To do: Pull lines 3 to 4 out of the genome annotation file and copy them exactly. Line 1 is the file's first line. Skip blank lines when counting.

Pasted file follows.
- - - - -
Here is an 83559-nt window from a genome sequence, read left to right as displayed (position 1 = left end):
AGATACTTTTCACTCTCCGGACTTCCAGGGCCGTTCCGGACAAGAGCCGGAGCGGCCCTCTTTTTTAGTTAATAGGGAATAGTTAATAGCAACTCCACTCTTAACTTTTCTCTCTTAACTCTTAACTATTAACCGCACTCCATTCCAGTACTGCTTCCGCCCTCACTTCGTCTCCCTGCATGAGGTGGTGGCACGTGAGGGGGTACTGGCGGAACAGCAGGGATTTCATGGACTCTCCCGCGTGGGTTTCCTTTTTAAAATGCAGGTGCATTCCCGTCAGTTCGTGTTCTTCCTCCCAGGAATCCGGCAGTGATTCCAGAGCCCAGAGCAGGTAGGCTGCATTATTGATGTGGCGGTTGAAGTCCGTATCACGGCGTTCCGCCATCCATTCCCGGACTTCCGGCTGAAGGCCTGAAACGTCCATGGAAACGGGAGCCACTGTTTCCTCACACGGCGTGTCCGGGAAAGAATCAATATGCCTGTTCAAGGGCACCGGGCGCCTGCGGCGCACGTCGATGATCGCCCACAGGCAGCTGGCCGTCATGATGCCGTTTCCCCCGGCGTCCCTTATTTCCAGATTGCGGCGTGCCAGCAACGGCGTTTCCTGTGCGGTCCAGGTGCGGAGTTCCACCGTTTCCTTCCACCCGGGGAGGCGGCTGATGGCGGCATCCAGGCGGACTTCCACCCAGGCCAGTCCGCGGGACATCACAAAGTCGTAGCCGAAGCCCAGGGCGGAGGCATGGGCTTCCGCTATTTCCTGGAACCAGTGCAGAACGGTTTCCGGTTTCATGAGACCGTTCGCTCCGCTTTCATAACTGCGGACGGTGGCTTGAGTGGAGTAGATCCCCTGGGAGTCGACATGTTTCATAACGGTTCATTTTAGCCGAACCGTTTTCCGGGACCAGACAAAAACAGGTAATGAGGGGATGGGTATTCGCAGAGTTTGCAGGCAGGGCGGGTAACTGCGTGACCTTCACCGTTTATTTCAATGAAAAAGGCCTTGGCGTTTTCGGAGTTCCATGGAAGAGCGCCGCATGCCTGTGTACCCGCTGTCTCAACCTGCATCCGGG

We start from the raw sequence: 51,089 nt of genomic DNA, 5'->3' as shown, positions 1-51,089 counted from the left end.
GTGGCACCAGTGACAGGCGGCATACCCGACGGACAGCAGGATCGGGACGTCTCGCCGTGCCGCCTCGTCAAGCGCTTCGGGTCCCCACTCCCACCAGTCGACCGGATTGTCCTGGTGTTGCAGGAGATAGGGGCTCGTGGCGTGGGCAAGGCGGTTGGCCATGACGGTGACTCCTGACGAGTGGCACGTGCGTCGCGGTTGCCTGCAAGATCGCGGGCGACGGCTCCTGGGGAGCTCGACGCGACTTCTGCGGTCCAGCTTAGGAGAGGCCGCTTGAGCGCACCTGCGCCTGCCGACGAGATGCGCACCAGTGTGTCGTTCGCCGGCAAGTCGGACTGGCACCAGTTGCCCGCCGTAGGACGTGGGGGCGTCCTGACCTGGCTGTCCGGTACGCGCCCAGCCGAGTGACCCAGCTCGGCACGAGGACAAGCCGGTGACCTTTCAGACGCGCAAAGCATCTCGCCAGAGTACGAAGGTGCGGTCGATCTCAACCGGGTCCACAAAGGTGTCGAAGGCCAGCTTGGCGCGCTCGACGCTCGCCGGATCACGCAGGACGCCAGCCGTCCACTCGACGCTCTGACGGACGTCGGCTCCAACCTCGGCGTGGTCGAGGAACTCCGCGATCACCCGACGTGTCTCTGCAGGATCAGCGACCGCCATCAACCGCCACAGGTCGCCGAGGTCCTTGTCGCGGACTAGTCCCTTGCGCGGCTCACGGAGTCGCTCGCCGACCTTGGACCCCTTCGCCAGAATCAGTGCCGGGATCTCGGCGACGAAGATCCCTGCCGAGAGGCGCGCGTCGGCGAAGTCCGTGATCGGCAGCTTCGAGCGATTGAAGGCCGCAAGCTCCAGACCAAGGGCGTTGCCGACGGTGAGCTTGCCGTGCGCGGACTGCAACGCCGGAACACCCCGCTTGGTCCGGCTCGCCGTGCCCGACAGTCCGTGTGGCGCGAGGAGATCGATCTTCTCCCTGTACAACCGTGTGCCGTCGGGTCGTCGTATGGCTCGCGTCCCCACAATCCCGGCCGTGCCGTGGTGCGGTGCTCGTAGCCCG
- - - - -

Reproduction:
We start from the raw sequence: 51,089 nt of genomic DNA, 5'->3' as shown, positions 1-51,089 counted from the left end.
GTGGCACCAGTGACAGGCGGCATACCCGACGGACAGCAGGATCGGGACGTCTCGCCGTGCCGCCTCGTCAAGCGCTTCGGGTCCCCACTCCCACCAGTCGACCGGATTGTCCTGGTGTTGCAGGAGATAGGGGCTCGTGGCGTGGGCAAGGCGGTTGGCCATGACGGTGACTCCTGACGAGTGGCACGTGCGTCGCGGTTGCCTGCAAGATCGCGGGCGACGGCTCCTGGGGAGCTCGACGCGACTTCTGCGGTCCAGCTTAGGAGAGGCCGCTTGAGCGCACCTGCGCCTGCCGACGAGATGCGCACCAGTGTGTCGTTCGCCGGCAAGTCGGACTGGCACCAGTTGCCCGCCGTAGGACGTGGGGGCGTCCTGACCTGGCTGTCCGGTACGCGCCCAGCCGAGTGACCCAGCTCGGCACGAGGACAAGCCGGTGACCTTTCAGACGCGCAAAGCATCTCGCCAGAGTACGAAGGTGCGGTCGATCTCAACCGGGTCCACAAAGGTGTCGAAGGCCAGCTTGGCGCGCTCGACGCTCGCCGGATCACGCAGGACGCCAGCCGTCCACTCGACGCTCTGACGGACGTCGGCTCCAACCTCGGCGTGGTCGAGGAACTCCGCGATCACCCGACGTGTCTCTGCAGGATCAGCGACCGCCATCAACCGCCACAGGTCGCCGAGGTCCTTGTCGCGGACTAGTCCCTTGCGCGGCTCACGGAGTCGCTCGCCGACCTTGGACCCCTTCGCCAGAATCAGTGCCGGGATCTCGGCGACGAAGATCCCTGCCGAGAGGCGCGCGTCGGCGAAGTCCGTGATCGGCAGCTTCGAGCGATTGAAGGCCGCAAGCTCCAGACCAAGGGCGTTGCCGACGGTGAGCTTGCCGTGCGCGGACTGCAACGCCGGAACACCCCGCTTGGTCCGGCTCGCCGTGCCCGACAGTCCGTGTGGCGCGAGGAGATCGATCTTCTCCCTGTACAACCGTGTGCCGTCGGGTCGTCGTATGGCTCGCGTCCCCACAATCCCGGCCGTGCCGTGGTGCGGTGCTCGTAGCCCG